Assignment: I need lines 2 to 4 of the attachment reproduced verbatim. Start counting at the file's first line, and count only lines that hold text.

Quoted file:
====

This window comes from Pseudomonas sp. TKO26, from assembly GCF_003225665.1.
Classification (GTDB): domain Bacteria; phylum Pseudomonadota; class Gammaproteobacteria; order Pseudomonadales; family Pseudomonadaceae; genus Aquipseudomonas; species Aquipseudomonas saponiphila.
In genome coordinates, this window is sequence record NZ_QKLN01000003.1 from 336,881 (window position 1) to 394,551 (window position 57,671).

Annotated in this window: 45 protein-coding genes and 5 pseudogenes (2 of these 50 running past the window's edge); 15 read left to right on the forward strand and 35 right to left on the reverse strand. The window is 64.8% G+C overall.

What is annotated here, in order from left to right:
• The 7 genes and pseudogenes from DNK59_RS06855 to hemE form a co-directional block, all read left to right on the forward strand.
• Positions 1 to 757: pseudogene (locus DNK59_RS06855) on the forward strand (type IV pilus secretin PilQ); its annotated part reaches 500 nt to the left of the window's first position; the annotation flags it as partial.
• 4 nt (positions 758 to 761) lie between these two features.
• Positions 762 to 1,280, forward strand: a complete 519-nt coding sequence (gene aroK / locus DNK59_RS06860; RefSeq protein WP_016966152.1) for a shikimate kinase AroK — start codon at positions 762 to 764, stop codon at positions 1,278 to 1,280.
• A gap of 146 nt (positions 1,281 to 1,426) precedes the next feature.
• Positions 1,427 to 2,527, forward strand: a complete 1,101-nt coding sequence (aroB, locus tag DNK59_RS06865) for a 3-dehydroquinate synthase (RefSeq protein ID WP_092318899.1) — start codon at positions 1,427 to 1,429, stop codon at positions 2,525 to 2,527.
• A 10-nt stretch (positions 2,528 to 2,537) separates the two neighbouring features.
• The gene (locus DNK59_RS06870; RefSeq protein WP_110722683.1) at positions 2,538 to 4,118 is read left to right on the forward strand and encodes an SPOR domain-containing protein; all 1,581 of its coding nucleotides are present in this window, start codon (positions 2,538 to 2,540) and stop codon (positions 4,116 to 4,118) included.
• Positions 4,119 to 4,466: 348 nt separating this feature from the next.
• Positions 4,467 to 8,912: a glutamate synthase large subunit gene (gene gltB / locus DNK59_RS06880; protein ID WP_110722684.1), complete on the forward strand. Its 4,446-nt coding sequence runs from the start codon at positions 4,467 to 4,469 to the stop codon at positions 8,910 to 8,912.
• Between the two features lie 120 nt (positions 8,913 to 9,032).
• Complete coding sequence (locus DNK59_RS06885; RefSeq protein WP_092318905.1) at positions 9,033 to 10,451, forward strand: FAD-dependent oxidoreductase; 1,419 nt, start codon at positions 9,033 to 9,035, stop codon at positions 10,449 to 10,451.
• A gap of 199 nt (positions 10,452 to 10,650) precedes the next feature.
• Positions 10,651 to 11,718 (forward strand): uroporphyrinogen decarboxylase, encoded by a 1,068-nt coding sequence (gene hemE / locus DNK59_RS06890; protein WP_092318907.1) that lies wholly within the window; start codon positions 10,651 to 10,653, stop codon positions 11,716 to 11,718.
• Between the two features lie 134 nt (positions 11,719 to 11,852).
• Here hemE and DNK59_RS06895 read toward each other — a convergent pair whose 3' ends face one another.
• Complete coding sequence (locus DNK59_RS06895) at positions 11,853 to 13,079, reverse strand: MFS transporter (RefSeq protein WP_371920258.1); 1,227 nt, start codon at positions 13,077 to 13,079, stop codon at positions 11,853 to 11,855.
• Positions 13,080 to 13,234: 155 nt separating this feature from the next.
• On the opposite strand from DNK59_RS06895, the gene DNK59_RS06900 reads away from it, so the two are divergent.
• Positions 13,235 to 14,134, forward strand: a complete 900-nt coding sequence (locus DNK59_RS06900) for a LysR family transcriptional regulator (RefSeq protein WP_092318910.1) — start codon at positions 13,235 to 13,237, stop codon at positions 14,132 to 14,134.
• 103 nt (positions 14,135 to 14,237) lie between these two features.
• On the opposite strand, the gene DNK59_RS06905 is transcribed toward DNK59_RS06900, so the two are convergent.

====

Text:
Classification (GTDB): domain Bacteria; phylum Pseudomonadota; class Gammaproteobacteria; order Pseudomonadales; family Pseudomonadaceae; genus Aquipseudomonas; species Aquipseudomonas saponiphila.
In genome coordinates, this window is sequence record NZ_QKLN01000003.1 from 336,881 (window position 1) to 394,551 (window position 57,671).

Annotated in this window: 45 protein-coding genes and 5 pseudogenes (2 of these 50 running past the window's edge); 15 read left to right on the forward strand and 35 right to left on the reverse strand. The window is 64.8% G+C overall.